Like many others, I’m after a way to control something a little more complicated than a one bulb fixture. Do you think this is an easy project to build my own Hue 13 amp switch/outlet from? I’ve read the update post but that looks way beyond my skills.

    Are you able to post close ups of the above picture showing the contacts on the PCB you used?

    Cheers

    R

    • This could be used to switch an outlet. Getting to the contacts on the PCB does unfortunately require some very delicate surface mount soldering. No way round it I’m afraid. I’m tempted to open up one of the even cheaper IKEA bulbs. They work with Hue after jumping through a couple of hoops. Maybe that will be easier to with with.

      • Hi 0xfred, dunno if you saw my other post but the current [Mar 2017] single colour B22 are massively different inside. Apart from the 90v LED board there are now 2 PCB’s a smaller zigbee controller and cheaper single sided main board (for power and current controlled dimming). You can no longer use the 90v for any SSR as the current controller circuit expects ~100ma and if it cannot drive that current the voltage tops out at 100v, and you get no current. I haven’t explored the load requirements but my guess is that it expects a couple of watts to keep it happy. Also with the bulb off there is still 50v.
        My next plan is to decouple the zigbee board and ditch the main power board, but not sure if I’ll find any PWM .. here’s hoping!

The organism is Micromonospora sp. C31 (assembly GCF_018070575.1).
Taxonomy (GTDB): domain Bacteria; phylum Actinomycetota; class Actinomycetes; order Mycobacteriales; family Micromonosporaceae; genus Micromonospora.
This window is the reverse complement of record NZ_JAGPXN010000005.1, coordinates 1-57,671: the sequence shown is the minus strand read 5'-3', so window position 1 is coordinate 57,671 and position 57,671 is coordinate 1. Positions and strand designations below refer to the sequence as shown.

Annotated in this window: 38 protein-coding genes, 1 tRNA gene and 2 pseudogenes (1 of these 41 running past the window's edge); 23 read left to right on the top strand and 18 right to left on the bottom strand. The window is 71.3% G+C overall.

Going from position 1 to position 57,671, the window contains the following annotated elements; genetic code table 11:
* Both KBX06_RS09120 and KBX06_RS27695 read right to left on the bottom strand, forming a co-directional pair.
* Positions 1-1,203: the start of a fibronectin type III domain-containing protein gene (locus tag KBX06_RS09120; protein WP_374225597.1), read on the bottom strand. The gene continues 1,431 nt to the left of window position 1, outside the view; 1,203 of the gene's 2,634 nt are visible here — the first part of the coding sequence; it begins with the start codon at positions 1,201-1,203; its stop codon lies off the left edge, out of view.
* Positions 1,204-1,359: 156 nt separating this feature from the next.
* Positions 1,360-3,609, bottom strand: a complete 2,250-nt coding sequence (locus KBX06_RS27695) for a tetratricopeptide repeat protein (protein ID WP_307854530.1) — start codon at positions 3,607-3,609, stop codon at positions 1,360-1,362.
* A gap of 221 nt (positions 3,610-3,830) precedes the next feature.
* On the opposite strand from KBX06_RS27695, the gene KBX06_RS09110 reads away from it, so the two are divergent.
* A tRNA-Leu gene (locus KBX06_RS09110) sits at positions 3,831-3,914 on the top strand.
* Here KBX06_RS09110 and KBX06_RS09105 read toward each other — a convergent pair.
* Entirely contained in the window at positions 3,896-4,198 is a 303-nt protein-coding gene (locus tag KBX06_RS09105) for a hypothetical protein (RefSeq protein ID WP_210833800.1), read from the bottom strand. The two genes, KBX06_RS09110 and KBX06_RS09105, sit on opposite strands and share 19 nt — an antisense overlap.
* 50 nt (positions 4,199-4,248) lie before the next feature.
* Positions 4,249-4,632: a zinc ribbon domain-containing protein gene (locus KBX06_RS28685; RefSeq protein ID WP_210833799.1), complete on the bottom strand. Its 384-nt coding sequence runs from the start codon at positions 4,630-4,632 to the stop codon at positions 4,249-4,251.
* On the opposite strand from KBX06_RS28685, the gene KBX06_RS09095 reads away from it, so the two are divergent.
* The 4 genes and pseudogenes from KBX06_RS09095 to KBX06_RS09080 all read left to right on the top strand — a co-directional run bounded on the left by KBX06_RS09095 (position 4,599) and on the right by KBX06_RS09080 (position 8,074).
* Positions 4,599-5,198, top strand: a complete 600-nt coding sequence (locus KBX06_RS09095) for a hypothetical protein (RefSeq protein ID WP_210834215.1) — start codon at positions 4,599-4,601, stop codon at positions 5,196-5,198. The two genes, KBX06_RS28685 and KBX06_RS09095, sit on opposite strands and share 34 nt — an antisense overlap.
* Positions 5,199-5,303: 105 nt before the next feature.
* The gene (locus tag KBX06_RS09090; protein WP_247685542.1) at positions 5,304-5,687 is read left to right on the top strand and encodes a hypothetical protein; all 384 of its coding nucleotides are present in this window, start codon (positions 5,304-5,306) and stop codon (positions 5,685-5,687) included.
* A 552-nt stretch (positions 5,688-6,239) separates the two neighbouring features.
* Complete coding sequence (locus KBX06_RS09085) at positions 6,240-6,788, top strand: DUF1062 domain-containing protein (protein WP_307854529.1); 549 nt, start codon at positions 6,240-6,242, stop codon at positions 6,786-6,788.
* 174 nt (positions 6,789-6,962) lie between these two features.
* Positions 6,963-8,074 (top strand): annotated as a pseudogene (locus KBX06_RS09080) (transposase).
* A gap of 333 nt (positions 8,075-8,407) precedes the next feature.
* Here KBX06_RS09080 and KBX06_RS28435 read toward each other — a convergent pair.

I’d like to post up a few photos for others, but not sure where to put them ..
        BTW I’ve also checked the hue lightstrip+ PWM frequency and it runs at 1Khz. But getting these controllers ain’t cheap at £50+ a pop.

      • The different versions certainly makes things harder. The E27 and B22 bulbs that I examined were certainly completely different.

        A separate ZigBee and power board might be a bonus. The connections between the two seem like a good place to look for an accessible signal.

        If you document the newer bulb and lightstrip, feel free to link to it in the comments (or I can add a link to the main post).

  5. Great article 0xfred! 🙂

    I’m trying to set up something very similar to what you’ve done, however I’m trying to drive an LED load rather than a normal bulb or electrical device. In my tests I’m getting varying results from flashing lights (when off) to ‘slightly’ lit lights (also when off). Now I know this is due to SSR leaking current even when off, however am struggling to find a safe and working solution to the problem. I’ve tried various resistors and am debating ceramic disk capacitor next, had some burning results with most resistors barring 100k, at which the LED didn’t even turn on at all. Can you provide any suggestions of a solution, seen videos from BigClieDotaCom explaining the SSR leak problem, but no difinitive solution.

    Thanks

    • Clive is right right about SSR leakage – in particular via the snubber circuit. This is why I used a relay. It’s nothing to do with the Hue. It’s an issue whenever you’re controlling LEDs by switching the mains power.

      • Damn, ok; so there is no other (safe/easy) solution still using SSRs, other than a normal relay, just ordered 5 to do the rest of my lights in the house that I don’t want to completely replace with £50 (20 of) candle bulbs.. luckily they’re only £2.50 each from China. I’ll look into using a normal non-SSR relay.

      • Any suggestions of a suitable relay, as I’m still using the DC in the hue to switch the relay on/off but driving AC devices, anything at Maplin (as they’re currently cheap due liquidation sale) and faster availability (walk-in not China etc).??

        The SSR seemed like a nice easy fit for this :-/